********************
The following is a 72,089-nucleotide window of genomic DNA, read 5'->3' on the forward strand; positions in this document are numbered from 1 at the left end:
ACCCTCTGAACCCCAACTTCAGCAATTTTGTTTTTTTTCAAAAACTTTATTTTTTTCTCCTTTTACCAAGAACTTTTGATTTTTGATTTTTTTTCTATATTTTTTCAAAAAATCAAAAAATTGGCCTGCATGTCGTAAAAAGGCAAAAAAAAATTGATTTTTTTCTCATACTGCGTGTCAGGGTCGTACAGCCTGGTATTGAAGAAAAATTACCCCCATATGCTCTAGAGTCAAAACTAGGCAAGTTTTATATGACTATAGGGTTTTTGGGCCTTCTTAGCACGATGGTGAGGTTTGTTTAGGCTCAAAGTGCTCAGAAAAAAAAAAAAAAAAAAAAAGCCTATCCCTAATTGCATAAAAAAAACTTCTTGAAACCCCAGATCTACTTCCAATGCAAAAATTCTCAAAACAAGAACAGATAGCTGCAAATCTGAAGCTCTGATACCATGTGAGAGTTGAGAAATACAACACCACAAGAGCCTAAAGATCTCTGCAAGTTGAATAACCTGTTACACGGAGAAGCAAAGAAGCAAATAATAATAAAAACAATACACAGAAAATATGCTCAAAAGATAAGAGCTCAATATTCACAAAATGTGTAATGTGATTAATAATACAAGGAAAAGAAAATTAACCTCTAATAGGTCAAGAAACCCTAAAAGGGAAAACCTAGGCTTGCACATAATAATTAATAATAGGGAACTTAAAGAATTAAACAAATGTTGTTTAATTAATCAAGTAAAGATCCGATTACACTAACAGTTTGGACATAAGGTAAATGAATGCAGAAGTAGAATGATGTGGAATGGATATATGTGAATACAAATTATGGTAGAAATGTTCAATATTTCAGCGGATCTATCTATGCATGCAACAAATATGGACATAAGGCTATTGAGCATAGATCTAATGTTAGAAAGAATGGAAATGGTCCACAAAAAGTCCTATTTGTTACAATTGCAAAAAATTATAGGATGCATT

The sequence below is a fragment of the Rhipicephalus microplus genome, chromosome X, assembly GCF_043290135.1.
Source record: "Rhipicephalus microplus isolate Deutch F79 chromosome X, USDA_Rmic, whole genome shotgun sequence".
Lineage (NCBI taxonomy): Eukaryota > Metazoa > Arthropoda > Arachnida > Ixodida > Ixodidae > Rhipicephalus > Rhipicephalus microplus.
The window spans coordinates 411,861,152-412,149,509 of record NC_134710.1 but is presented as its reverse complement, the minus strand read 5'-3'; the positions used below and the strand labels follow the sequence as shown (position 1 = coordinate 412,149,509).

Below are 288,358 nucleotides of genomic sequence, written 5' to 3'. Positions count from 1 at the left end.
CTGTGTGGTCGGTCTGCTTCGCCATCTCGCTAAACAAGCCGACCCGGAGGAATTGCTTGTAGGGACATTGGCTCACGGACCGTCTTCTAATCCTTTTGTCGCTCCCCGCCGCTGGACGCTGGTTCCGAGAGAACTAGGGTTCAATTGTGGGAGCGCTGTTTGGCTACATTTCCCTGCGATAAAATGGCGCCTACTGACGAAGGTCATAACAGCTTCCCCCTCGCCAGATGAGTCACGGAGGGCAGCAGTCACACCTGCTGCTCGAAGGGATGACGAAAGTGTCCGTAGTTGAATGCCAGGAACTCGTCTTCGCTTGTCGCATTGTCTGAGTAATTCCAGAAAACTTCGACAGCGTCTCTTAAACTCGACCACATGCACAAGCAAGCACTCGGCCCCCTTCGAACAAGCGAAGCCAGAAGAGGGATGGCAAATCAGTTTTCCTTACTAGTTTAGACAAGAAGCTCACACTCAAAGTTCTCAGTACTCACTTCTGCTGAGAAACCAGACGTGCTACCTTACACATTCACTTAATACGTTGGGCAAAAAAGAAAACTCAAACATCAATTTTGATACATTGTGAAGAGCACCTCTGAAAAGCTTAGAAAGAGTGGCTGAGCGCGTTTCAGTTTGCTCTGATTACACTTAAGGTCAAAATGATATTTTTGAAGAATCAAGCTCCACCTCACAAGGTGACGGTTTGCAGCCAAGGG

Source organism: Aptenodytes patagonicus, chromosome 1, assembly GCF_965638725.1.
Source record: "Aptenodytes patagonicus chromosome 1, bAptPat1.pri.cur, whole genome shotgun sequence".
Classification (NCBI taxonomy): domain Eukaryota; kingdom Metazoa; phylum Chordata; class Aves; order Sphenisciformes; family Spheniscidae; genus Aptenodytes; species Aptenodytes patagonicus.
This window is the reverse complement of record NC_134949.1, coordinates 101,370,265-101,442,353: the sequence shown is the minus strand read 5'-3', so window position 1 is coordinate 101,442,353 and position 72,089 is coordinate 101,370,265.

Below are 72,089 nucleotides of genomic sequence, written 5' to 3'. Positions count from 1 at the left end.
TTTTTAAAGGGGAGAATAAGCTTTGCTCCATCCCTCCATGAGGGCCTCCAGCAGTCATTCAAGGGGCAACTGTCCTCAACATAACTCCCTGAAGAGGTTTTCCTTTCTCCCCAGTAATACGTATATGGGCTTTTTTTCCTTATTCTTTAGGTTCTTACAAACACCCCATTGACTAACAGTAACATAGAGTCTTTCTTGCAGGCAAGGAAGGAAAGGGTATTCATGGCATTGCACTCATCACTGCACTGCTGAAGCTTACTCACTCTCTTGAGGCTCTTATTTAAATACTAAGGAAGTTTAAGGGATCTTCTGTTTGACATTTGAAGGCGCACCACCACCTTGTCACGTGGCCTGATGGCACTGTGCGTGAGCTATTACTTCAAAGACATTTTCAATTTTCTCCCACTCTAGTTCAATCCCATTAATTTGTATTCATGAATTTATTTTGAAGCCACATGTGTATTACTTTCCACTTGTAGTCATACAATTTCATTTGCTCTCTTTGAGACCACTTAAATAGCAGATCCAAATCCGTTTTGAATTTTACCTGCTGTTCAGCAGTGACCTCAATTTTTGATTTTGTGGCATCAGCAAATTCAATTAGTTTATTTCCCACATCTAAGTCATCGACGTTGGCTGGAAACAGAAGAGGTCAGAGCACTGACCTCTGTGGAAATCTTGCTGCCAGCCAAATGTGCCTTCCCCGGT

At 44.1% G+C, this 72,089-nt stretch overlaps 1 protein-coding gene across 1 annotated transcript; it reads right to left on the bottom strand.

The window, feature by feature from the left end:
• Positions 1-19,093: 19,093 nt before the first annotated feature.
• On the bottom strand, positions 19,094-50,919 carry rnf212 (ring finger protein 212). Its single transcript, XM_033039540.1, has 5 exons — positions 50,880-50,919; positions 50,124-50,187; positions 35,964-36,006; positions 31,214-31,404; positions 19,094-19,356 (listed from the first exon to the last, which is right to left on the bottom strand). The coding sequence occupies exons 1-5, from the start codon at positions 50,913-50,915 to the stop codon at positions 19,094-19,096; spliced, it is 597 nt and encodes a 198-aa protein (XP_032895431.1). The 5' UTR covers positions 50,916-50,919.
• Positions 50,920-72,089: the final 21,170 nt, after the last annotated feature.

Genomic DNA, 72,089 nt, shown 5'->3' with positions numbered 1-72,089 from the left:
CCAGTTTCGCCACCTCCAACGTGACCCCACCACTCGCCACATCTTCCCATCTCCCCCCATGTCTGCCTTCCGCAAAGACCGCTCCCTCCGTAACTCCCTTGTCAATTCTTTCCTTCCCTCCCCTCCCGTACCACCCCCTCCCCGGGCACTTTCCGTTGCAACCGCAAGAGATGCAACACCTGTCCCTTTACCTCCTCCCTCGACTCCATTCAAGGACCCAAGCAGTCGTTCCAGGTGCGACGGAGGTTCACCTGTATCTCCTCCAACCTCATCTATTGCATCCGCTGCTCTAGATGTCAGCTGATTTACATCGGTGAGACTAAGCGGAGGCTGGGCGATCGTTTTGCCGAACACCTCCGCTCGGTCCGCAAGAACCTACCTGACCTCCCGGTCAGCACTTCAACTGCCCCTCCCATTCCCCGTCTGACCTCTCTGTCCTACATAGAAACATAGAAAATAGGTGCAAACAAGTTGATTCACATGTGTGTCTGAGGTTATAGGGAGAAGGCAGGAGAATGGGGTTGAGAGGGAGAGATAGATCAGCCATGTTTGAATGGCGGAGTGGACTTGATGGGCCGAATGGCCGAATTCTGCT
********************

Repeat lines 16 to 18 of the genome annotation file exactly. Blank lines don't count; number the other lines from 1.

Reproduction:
The window, feature by feature from the left end:
• Positions 1-19,093: 19,093 nt before the first annotated feature.
• On the bottom strand, positions 19,094-50,919 carry rnf212 (ring finger protein 212). Its single transcript, XM_033039540.1, has 5 exons — positions 50,880-50,919; positions 50,124-50,187; positions 35,964-36,006; positions 31,214-31,404; positions 19,094-19,356 (listed from the first exon to the last, which is right to left on the bottom strand). The coding sequence occupies exons 1-5, from the start codon at positions 50,913-50,915 to the stop codon at positions 19,094-19,096; spliced, it is 597 nt and encodes a 198-aa protein (XP_032895431.1). The 5' UTR covers positions 50,916-50,919.